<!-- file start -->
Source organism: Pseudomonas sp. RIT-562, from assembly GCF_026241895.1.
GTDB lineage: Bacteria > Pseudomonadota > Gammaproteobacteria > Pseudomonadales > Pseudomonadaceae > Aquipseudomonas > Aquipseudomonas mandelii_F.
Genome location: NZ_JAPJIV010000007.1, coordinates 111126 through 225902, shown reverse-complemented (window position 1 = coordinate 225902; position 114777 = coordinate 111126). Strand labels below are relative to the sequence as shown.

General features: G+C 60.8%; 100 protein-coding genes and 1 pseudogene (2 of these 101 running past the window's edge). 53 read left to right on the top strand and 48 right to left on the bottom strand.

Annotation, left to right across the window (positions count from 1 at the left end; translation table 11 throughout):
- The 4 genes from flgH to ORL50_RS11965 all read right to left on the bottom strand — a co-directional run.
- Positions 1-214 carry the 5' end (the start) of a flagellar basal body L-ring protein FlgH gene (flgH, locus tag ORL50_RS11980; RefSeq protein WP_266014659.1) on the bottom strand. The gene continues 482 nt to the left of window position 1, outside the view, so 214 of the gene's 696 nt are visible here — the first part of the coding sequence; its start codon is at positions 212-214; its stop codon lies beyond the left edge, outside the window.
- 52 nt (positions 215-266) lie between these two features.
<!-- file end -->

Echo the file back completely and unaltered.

Source organism: Pseudomonas sp. RIT-562, from assembly GCF_026241895.1.
GTDB lineage: Bacteria > Pseudomonadota > Gammaproteobacteria > Pseudomonadales > Pseudomonadaceae > Aquipseudomonas > Aquipseudomonas mandelii_F.
Genome location: NZ_JAPJIV010000007.1, coordinates 111126 through 225902, shown reverse-complemented (window position 1 = coordinate 225902; position 114777 = coordinate 111126). Strand labels below are relative to the sequence as shown.

General features: G+C 60.8%; 100 protein-coding genes and 1 pseudogene (2 of these 101 running past the window's edge). 53 read left to right on the top strand and 48 right to left on the bottom strand.

Annotation, left to right across the window (positions count from 1 at the left end; translation table 11 throughout):
- The 4 genes from flgH to ORL50_RS11965 all read right to left on the bottom strand — a co-directional run.
- Positions 1-214 carry the 5' end (the start) of a flagellar basal body L-ring protein FlgH gene (flgH, locus tag ORL50_RS11980; RefSeq protein WP_266014659.1) on the bottom strand. The gene continues 482 nt to the left of window position 1, outside the view, so 214 of the gene's 696 nt are visible here — the first part of the coding sequence; its start codon is at positions 212-214; its stop codon lies beyond the left edge, outside the window.
- 52 nt (positions 215-266) lie between these two features.